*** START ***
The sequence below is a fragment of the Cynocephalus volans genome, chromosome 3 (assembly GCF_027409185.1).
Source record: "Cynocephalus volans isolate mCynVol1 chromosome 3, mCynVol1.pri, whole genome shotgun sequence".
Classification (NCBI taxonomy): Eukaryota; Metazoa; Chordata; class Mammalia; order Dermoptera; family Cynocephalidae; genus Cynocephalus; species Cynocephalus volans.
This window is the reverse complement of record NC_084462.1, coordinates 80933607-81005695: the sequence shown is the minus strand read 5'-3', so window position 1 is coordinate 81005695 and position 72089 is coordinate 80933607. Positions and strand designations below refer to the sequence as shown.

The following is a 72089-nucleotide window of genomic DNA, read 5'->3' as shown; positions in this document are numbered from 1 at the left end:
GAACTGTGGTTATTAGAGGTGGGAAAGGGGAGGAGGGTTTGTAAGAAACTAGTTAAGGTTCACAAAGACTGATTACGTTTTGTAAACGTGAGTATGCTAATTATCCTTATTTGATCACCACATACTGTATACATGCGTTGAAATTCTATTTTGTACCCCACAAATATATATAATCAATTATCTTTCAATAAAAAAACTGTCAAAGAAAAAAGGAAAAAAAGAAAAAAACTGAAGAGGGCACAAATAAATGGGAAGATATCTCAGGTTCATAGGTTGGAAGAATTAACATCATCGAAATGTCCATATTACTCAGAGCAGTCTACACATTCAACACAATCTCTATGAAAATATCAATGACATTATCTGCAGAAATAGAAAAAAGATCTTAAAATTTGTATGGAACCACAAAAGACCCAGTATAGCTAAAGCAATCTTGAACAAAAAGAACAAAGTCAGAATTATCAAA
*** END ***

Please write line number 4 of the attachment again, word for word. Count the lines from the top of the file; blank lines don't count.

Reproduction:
This window is the reverse complement of record NC_084462.1, coordinates 80933607-81005695: the sequence shown is the minus strand read 5'-3', so window position 1 is coordinate 81005695 and position 72089 is coordinate 80933607. Positions and strand designations below refer to the sequence as shown.